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That said, my group is actually an official club at my university, and we play indoors (which also requires we only use stock nerf darts so we don’t break any windows, etc.). It’s great fun storming classrooms, and while the importance of range is diminished, RoF becomes of critical importance when a group of eight people starts charging at you from around a corner, or when u want to kick in a door and jut rain a storm of foam upon a group of unsuspecting combatants guarding the other door.
While my RF20 worked nicely for such combat, it’s damn near impossible to reload all the barrels and have it ready to go before another squad charges from a different classroom down the hall and wipes out my own. I decided I needed a way to reload faster, and that meant swappable drums. After studying other mod’s, (namely echo104b’s firefly, and Nerfmonkey’s RF20 CPVC write up; many thanks to you both.) I decided to just go ahead and see if I could do something on my own.
First thing you’ll need is a few of these wonderful things here:
I found mine at Wal-Mart, in the automotive section, where they make copies of keys. I think they were $0.97. I’m thinking most everyone knows how these work, but just in case; these are quick-release key chains, by pressing the narrow end down, it release the wide cylinder at the other end. Hold the button down, and it slides back in place, release the button and it locks in place. You can probably guess where this mod is going.
Fist thing was to modify the turret to accept the drum/key chain assembly. To do this, I had to cut off the front end of the center post of the turret. How far you need to cut off/grind down depends on what barrels you use; I’ve currently got 2” CPVC barrels, but with this mod, you can make drums of various materials, and try something different later if you wish. (I’m working on making a drum with PETG barrels, for example)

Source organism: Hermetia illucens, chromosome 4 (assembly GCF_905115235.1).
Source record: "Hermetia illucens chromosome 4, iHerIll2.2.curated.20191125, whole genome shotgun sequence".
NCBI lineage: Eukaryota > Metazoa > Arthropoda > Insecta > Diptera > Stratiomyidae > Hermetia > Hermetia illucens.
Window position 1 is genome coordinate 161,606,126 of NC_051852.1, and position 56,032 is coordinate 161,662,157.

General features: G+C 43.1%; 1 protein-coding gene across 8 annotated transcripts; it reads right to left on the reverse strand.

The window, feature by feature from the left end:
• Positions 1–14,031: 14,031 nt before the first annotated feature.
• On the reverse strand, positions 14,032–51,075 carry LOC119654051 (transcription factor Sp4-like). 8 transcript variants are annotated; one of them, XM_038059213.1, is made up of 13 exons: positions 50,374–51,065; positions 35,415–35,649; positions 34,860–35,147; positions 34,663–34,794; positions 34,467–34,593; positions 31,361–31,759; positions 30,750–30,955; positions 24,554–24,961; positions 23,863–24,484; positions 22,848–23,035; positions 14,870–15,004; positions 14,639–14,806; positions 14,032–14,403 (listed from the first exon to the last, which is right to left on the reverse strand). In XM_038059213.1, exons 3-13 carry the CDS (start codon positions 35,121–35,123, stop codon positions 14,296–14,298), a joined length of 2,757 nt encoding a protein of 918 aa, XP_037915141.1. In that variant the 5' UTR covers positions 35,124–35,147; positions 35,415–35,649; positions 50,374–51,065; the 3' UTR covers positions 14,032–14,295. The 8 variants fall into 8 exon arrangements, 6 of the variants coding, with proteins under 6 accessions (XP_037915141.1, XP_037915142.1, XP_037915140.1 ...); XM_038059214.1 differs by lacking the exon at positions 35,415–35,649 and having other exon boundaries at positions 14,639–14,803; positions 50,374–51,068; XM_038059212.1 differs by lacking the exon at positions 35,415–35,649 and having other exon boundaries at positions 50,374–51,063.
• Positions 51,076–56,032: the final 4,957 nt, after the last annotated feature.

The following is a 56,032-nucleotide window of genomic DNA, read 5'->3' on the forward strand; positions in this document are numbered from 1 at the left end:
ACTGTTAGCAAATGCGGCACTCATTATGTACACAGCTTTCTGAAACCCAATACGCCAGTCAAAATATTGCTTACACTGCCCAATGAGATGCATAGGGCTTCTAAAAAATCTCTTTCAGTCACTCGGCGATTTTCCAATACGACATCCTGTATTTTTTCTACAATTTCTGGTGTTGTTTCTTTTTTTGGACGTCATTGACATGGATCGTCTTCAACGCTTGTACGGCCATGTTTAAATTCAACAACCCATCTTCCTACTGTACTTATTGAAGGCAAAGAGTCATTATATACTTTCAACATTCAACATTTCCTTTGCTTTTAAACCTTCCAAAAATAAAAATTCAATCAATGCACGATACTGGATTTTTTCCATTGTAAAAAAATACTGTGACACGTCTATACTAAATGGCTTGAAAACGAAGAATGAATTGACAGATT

Cut the center post down so that when you glue the bottom end of the key chain, (without the button) the total length of the key chain base + button portion is the same distance as the front of the barrels. If you’re using the same barrels lengths as me, this involves a bit more work, which I would’ve preferred to avoid, since if you can’t get it right, the gun is worthless. (and no one wants to send their expensive toy to the garbage bin)
The metal rod was glued to the inside of the turret’s center post, so when that gets cut off, the white piece on the back, that holds the turret in place, goes flying away. This is usually a bad thing. There needs to be the spring there, on the back, which is not shown. The spring keeps the ratcheting mechanism of the gun working like as it should, and hence is of critical importance.
I found gorilla glue to work fine at holding things where they needed to be, but because I had to go to work, I needed something to hold the pieces at the perfect position for 8 hours while the glue cured. Enter zip-ties